TechIQ have collected a list of 50 events, trends and takeaways during the Ubuntu LIVE conference in Portland, Oregon.

50. Big Numbers: Ubuntu now has an installed base of roughly 6 million and 12 million users, according to Canonical CEO Mark Shuttleworth.

49. Small Business Server: Canonical is preparing an Ubuntu small business server. Target for delivery: Apparently within 12 months or sooner. Hmmm. Small Linux server providers like Collax and Xandros could find themselves competing with a rather muscular cousin real soon.

48. Managed Services: Canonical expects to launch a managed services platform that will help solutions providers remotely manage and support Ubuntu servers. Memo to Canonical: Be sure to reach out to Autotask, ConnectWise, Kaseya, Level Platforms, N-able and Silverback Technologies.

47. Sun Is Serious: The VAR Guy ran into two Sun officials (Terri Molini, corporate communications; Barton George, group manager for Free and Open Source Software) during the keynote sessions. For more on Sun’s commitment to open source and Ubuntu, check out George’s blog (

46. So Is Novell: During lunch, The VAR Guy connected with Crispin Cowan, director of software engineering and security architect for SuSE Linux. Cowan is discussing Ubuntu security strategies as the event, indicating that Novell realizes there’s more to open source than SuSE Linux. That’s refreshing. Too bad Red Hat didn’t join this party as well.

45. Students Are Embracing Ubuntu: During several case studies, professors, teachers and IT managers described how Ubuntu is emerging as a solution in schools across California, Oregon, Maine and other states. The real challenge is getting teachers to embrace the new open source approach, many speakers noted.

44. Ubuntu Is Going Mobile: Shuttleworth noted that Ubuntu will land on Internet-enabled mobile devices over the next year or so — but not necessarily smart phones. Stay tuned. Canonical’s work with Intel should produce some mobile Ubuntu code for hardware makers this fall.

43. Ubuntu Means Digital Inclusion: A big theme at the event involved getting low-cost PCs — including Intel 386-based systems with a scant 128MB of RAM — to emerging markets. One prime example: Richard Weideman of Canonical described how Georgia (the country, not the state) has 1 computer per 200 students, and Internet penetration is only 6 or 7 percent. A nationwide push to standardize schools on Ubuntu will potential deliver 1 computer per 20 students by next year.

42. EMC Is Curious: The VAR Guy ran into an EMC employee during lunch. Sounds like EMC is exploring how to leverage Ubuntu. The purpose: Coordinating massive PDF files within storage management systems.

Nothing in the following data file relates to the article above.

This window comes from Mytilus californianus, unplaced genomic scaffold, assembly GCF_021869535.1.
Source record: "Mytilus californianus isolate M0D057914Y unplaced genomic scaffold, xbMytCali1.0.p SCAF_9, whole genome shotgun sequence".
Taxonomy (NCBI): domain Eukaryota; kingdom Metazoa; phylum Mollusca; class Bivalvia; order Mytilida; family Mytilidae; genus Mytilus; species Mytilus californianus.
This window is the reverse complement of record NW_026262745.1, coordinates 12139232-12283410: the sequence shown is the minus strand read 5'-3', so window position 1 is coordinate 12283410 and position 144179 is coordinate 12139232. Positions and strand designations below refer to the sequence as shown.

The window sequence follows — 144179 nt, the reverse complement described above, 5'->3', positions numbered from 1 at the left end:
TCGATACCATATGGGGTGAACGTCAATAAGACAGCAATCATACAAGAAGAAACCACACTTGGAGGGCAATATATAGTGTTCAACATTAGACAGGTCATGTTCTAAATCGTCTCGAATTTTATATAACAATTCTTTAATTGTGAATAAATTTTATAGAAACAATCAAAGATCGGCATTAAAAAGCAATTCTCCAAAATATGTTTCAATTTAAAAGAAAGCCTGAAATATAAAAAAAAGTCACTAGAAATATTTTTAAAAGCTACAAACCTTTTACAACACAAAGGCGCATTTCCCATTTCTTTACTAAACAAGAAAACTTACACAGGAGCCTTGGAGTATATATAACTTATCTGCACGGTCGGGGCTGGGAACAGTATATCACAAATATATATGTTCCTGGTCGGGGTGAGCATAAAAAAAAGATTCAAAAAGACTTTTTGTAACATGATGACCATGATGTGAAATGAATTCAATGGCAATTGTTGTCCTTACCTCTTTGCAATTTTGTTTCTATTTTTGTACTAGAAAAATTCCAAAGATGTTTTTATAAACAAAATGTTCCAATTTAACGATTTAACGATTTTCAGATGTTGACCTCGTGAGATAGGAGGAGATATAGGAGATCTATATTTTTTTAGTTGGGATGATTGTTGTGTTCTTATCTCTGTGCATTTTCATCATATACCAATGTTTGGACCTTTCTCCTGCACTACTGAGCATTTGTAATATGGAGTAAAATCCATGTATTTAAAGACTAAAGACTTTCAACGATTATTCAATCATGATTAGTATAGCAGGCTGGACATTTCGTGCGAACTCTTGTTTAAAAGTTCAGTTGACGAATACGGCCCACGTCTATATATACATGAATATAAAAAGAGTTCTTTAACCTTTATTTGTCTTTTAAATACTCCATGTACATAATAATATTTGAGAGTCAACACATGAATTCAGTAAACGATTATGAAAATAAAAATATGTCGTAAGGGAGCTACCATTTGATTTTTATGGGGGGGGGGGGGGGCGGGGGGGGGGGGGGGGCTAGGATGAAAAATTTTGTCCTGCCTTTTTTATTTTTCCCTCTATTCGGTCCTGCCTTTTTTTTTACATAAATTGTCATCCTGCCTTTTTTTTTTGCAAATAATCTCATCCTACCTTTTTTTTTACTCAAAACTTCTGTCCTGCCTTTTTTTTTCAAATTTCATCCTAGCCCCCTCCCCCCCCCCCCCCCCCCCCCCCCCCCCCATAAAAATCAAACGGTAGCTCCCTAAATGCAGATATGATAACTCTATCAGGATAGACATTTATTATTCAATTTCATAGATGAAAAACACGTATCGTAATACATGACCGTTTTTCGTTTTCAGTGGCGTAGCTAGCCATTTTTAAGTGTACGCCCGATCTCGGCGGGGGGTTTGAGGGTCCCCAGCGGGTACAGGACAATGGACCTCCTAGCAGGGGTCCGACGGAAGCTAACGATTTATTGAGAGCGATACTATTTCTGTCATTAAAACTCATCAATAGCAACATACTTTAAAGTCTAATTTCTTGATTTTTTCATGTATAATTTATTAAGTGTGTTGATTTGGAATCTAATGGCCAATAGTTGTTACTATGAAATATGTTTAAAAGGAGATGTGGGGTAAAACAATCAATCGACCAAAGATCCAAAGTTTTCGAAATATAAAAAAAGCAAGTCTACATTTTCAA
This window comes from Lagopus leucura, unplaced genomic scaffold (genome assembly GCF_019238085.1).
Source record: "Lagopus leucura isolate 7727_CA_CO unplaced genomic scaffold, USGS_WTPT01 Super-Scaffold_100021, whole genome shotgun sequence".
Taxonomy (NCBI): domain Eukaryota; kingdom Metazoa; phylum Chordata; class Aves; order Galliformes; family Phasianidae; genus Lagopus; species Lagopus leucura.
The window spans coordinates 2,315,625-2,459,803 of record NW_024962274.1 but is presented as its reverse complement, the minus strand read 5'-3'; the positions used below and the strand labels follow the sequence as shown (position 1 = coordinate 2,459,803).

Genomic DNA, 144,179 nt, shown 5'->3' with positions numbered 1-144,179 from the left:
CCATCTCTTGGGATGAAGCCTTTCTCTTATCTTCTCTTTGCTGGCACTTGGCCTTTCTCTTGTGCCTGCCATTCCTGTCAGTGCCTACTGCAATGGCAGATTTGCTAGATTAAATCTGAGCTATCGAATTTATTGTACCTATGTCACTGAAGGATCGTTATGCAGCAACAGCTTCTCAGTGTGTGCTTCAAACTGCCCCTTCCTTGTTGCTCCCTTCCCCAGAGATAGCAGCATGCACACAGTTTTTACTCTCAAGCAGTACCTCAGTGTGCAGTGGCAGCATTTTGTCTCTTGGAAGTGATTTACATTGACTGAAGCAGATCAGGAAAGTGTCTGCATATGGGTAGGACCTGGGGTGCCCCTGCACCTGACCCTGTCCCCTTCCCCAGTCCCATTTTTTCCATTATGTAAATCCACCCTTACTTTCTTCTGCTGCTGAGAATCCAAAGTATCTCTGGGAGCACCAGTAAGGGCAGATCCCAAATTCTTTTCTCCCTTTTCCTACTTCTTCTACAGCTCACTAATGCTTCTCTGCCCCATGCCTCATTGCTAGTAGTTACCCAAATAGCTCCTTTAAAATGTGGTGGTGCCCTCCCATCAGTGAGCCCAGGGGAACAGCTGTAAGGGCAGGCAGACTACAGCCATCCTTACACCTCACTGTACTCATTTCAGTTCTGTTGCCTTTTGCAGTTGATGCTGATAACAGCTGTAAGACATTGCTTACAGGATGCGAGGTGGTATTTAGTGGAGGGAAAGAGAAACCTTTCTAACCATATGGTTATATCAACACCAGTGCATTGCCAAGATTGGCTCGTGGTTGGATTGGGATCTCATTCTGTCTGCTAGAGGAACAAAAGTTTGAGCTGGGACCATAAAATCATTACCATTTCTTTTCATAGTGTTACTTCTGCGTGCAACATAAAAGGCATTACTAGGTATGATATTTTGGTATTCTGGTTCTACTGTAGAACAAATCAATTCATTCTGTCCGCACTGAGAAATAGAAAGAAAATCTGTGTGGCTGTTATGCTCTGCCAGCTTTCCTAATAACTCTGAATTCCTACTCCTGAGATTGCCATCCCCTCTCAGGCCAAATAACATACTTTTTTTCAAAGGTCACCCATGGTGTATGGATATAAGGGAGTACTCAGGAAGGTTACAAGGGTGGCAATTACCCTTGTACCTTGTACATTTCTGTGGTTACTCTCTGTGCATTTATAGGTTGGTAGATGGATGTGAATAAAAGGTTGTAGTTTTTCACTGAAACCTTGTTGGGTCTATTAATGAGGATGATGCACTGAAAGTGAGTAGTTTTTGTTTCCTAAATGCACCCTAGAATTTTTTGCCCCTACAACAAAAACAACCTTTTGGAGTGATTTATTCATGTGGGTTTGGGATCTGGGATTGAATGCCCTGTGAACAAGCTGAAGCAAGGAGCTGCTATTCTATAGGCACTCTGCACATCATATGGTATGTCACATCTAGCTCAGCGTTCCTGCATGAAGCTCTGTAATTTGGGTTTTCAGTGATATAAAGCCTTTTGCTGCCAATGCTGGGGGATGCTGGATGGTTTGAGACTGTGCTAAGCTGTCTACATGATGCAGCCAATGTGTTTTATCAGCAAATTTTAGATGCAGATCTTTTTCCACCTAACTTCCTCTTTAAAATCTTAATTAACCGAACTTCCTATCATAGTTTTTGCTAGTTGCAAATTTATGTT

41. Success Doesn’t Mean Arrogance: Canonical founder and Ubuntu leader Mark Shuttleworth is mixing with attendees and chatting in the hallways. No handlers. No staff members running interference for him. Let’s hope Shuttleworth stays this approachable as Ubuntu grows.

40. Ubuntu Training and Certification: Canonical is ramping up a world wide training and certification initiative. Watch for major developments in the U.S. by the end of this year. Some training components are already in place. Here’s an overview.

39. Teachers Need to Open Their Minds: Multiple presenters at the conference mentioned that university students are eagerly adopting Ubuntu. But on the other hand, they said, professors sometimes resist Ubuntu because they can’t open their minds beyond Windows and Office.

38. HP Ubuntu PCs - Coming Soon?: Bdale Garbee, Linux CTO at Hewlett-Packard, is scheduled to give a keynote today (July 23) at 9:40 a.m. pacific. We’ll see if he discloses if — or when — Hewlett-Packard plans to offer Ubuntu pre-installed on selected PCs.

37. Apple Isn’t the Enemy: Bringing a Windows-only laptop to the conference would have been political suicide for The VAR Guy. But he fit right in with his MacBook Pro. It seems a large segment of the Ubuntu community are using MacBooks to run Mac OS X and Ubuntu either in a dual-boot mode or in some type of virtualized environment.

36. Operating Systems are Irrelevant: At first, that sounds like blasphemy. But presenter James Ward from Adobe Systems makes a compelling point: The key to making desktop Linux a success is making the operating system irrelevant. Ward believes three technologies — OpenOffice, FireFox and the Adobe Flash Player (surprise, surprise) — can fulfill his vision.

35. Ubuntu Is Coming to Your Living Room: You know about Apple TV and Tivo. But have you heard about OpenMedia Ltd.? The New Zealand-based company is designing Ubuntu-based music and movie appliances … though not for the U.S. market. Steve Ellis, technical director at OpenMedia, thinks he’d have too much trouble navigating U.S. patent laws. Several other stealth U.S. companies at the event, however, are evaluating Ubuntu-based appliance strategies.

34. Ubuntu Is for Database Servers: The VAR Guy spotted Marten Mickos, CEO of MySQL AB, at a conference reception on Sunday evening. Mickos is scheduled to deliver a keynote at 9:20 a.m. today (July 23). His company, as you likely know, develops the fastest-growing open source database platform. Some pundits expect MySQL to launch an initial public offering late this year or in early 2008.

33. Open Source Email Meets Ubuntu: Zimbra, the fast-growing provider of open source email, also earned some attention at the event. Mingzhe (”J.J.”) Zhuang, a software architect from Zimbra, outlined the company’s strategy to attendees.

32. In Eben We Trust: Eben Moglen, director of the Software Freedom Law Center, won strong applause from attendees for protecting and advancing free and open source software.

31. More Open Source Magic to Come: Software industry pioneer Mitch Kapor compared open source to the Harry Potter book series, stating that the open source movement is probably in book 3 or book 4 of a seven-part series.